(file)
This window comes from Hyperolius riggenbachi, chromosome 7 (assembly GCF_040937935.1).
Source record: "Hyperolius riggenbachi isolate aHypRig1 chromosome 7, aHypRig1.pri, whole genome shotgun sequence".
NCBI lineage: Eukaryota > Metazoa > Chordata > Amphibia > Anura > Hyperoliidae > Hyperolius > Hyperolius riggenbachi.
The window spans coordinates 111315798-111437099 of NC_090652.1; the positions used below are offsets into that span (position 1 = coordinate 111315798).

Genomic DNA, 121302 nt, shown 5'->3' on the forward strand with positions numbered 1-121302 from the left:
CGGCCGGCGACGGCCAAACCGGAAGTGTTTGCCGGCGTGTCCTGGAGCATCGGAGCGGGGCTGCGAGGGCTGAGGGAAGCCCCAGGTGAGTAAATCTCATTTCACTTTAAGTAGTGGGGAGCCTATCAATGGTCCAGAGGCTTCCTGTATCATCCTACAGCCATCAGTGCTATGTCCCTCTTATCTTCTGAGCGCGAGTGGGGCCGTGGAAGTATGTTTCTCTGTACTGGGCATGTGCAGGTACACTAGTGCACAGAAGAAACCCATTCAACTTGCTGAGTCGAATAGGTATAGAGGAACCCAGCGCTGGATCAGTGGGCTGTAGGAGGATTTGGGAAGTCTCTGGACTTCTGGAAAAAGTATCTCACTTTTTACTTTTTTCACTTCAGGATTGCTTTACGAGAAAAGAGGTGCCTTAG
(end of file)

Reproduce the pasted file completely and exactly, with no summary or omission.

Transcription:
This window comes from Hyperolius riggenbachi, chromosome 7 (assembly GCF_040937935.1).
Source record: "Hyperolius riggenbachi isolate aHypRig1 chromosome 7, aHypRig1.pri, whole genome shotgun sequence".
NCBI lineage: Eukaryota > Metazoa > Chordata > Amphibia > Anura > Hyperoliidae > Hyperolius > Hyperolius riggenbachi.
The window spans coordinates 111315798-111437099 of NC_090652.1; the positions used below are offsets into that span (position 1 = coordinate 111315798).

Genomic DNA, 121302 nt, shown 5'->3' on the forward strand with positions numbered 1-121302 from the left:
CGGCCGGCGACGGCCAAACCGGAAGTGTTTGCCGGCGTGTCCTGGAGCATCGGAGCGGGGCTGCGAGGGCTGAGGGAAGCCCCAGGTGAGTAAATCTCATTTCACTTTAAGTAGTGGGGAGCCTATCAATGGTCCAGAGGCTTCCTGTATCATCCTACAGCCATCAGTGCTATGTCCCTCTTATCTTCTGAGCGCGAGTGGGGCCGTGGAAGTATGTTTCTCTGTACTGGGCATGTGCAGGTACACTAGTGCACAGAAGAAACCCATTCAACTTGCTGAGTCGAATAGGTATAGAGGAACCCAGCGCTGGATCAGTGGGCTGTAGGAGGATTTGGGAAGTCTCTGGACTTCTGGAAAAAGTATCTCACTTTTTACTTTTTTCACTTCAGGATTGCTTTACGAGAAAAGAGGTGCCTTAG